Infection Control

Infection Control

Alert Response Level

Promotion of Hand Hygiene

As the old saying goes, "prevention is better than cure". Sometimes the best prevention can begin with simple actions, i.e. promotion of hand hygiene.

For convenience to patients and visitors, alcohol-based hand rub dispensers are installed in most public areas of the Hospital. Pocket-sized hand rub is also available for all healthcare personnel and inpatients upon admission.

Hand-washing guidelines are strictly enforced in most patient areas. Posters are put up hospital-wide to remind healthcare personnel of the correct procedures step-by-step. Regular audits are also conducted to assess the hand hygiene practice.

Admission Requirements & Isolation Facilities of HKSH
Stringent infection control measures will be implemented as soon as a patient suspected of or confirmed as having contracted an airborne/droplet infection is admitted to the Hospital. Patients of varying conditions and severity will be transferred to different wards with enhanced infection control facilities, thereby minimising cross infection within the Hospital's premises. There are three types of isolation rooms in the Hospital with various sizes and special features for admission of different patients.
  • Airborne Isolation Rooms (AIR): 21/F (adults) & 26/F (paediatrics) with negative pressure rooms and sufficient air exchange
  • Single room with individual bathroom: 36/F (adults), 37/F (adults), 26/F (paediatrics), 31/F (negative pressure), 32/F (negative pressure), 33/F (adults)
  • Single room with shared bathroom: 26/F (paediatrics), 31/F & 32/F

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Patients suspected of or confirmed as suffering from airborne infectious diseases (i.e. chickenpox or disseminated zoster, measles and open tuberculosis) should be isolated in airborne isolation rooms (AIR).

Those in need of contact or droplet precautions will receive medical care in the single rooms with individual bathrooms.

Patients who require only droplet precautions will be taken care of in single rooms with shared bathrooms.

Airborne Isolation Unit
Each isolation room is specially designed for patients with open tuberculosis, measles, chickenpox, etc. As a precautionary measure, medical personnel must wear full personal protective equipment in a separate room before entry. They are allowed to leave the unit only after removing all the protective gears in the same room.

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Facilities:
  • Negative Pressure Air Extraction System - It establishes a steep pressure gradient as the air pressure is maintained at its highest outside the anterior room and its lowest in the toilet of the isolation room. The unidirectional air flow ensures a one-way passage of all air-borne pathogens, thereby minimising the risk of further infections within the Hospital's premises.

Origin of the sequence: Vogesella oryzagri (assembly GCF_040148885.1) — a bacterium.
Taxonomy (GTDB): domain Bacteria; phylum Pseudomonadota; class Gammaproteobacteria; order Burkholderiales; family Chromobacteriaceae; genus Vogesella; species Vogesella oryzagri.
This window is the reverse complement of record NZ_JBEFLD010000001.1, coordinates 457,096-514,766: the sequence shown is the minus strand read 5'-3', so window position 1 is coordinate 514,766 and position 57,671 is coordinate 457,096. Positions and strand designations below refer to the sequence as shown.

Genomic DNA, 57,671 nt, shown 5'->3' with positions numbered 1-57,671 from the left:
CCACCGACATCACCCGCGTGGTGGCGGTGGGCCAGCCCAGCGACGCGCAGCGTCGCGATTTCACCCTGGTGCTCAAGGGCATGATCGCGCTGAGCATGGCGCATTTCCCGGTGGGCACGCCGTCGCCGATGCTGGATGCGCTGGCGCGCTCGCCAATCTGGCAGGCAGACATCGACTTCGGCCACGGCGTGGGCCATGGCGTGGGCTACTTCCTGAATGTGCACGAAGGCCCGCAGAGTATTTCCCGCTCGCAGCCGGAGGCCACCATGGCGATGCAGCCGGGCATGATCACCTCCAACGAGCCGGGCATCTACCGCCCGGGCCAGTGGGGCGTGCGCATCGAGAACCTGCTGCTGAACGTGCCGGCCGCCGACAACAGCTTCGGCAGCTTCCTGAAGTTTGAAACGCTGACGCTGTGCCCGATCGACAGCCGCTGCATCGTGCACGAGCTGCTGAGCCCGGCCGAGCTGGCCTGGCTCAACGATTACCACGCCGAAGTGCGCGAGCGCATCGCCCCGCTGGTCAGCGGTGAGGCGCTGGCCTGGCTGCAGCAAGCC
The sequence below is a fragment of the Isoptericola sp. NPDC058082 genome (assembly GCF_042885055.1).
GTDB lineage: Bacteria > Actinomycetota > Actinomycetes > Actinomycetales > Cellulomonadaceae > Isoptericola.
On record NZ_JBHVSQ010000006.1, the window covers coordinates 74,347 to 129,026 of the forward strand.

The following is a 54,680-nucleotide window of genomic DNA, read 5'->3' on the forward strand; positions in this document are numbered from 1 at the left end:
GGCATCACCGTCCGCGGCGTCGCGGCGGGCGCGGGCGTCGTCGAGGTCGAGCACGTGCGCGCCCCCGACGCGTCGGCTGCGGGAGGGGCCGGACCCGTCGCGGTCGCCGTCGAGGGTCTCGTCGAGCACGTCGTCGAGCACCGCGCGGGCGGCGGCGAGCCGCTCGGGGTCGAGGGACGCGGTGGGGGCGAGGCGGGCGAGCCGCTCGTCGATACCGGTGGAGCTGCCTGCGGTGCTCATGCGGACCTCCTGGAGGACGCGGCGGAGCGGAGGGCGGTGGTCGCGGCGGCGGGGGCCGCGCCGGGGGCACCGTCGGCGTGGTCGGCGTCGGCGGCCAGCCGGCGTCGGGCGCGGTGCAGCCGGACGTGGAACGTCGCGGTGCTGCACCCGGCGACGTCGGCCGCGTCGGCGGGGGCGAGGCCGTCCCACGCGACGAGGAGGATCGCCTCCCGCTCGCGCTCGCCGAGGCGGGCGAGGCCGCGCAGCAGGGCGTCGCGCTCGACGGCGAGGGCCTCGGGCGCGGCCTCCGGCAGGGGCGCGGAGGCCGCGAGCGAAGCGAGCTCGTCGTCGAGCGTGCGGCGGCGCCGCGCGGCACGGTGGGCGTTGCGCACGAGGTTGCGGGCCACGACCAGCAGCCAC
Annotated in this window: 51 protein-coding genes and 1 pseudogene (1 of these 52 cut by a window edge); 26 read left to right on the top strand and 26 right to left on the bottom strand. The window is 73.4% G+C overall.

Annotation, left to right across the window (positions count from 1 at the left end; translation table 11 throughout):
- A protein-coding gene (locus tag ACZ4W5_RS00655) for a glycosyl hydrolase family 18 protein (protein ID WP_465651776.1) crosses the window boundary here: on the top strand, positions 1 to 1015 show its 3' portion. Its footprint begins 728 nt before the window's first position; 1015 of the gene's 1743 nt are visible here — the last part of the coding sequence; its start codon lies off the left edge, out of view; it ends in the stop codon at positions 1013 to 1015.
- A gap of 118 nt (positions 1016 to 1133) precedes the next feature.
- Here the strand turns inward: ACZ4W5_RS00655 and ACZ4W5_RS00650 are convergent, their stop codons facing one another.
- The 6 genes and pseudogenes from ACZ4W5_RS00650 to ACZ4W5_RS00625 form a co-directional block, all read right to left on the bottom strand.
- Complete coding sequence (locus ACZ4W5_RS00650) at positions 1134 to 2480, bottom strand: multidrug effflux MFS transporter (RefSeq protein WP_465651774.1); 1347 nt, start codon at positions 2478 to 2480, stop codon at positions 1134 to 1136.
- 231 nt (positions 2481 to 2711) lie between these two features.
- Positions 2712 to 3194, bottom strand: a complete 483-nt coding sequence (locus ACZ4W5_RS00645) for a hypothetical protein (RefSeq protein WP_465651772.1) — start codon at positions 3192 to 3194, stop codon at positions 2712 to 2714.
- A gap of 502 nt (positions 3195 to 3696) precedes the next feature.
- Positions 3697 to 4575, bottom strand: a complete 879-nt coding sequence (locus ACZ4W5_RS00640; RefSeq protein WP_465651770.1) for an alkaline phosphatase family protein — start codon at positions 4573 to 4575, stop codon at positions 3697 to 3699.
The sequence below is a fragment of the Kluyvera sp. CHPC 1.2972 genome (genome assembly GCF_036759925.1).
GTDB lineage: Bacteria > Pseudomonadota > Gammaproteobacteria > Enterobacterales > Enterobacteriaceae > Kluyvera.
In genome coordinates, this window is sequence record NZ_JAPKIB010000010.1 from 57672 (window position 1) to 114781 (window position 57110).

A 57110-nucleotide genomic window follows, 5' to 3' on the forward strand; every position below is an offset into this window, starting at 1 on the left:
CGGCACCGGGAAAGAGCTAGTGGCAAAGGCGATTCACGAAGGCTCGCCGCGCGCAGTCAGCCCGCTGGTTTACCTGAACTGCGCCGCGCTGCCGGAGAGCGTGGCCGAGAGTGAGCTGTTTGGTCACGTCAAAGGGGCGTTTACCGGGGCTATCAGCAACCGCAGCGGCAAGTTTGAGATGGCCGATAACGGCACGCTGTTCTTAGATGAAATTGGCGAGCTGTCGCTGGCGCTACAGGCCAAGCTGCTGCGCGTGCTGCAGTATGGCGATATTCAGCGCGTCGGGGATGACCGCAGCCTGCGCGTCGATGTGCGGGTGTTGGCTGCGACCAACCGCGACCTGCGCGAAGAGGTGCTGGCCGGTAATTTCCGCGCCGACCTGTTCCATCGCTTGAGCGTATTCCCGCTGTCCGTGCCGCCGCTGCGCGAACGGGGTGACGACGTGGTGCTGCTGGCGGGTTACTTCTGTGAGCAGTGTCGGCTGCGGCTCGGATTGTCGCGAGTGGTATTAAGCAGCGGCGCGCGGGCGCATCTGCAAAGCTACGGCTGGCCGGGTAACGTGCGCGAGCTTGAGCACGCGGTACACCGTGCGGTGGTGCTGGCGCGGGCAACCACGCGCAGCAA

• Air Outlets with Ultraviolet Lamps - The outlets facilitate quick exit of airborne pathogens from patients coughing and sneezing. The air is disinfected by the UV lamps before release.
  • Double - Door Design - Each airborne isolation room has an anterior room with two doors. One cannot open the doors at the same time, which helps prevent pathogen-carrying air from leaving the isolation room. By simply waving hands in front of the sensors, medical personnel can open the doors without touching the switch pad. It helps minimise the infection risk.
  • Window Setting - Isolated patients can distinguish day and night by looking through the window panes at the isolation room. This is particularly important to the elderly as it relieves symptoms of disorientation.
  • Video Communication - Staying in their own rooms, patients are free to converse with their relatives in another room via a video communication system.
  • Other Facilities - Each isolation room has a private lavatory and shower room, telephone, nurse call, touch-screen IE Buddy with access to the internet, hospital information and TV entertainment (local TV, NOW TV and Satellite TV channels).

Enhanced Protection in General Wards
The Hospital has introduced the first ceiling-height movable partitions in Hong Kong. They can maintain patient privacy and, more importantly, minimise cross infection.

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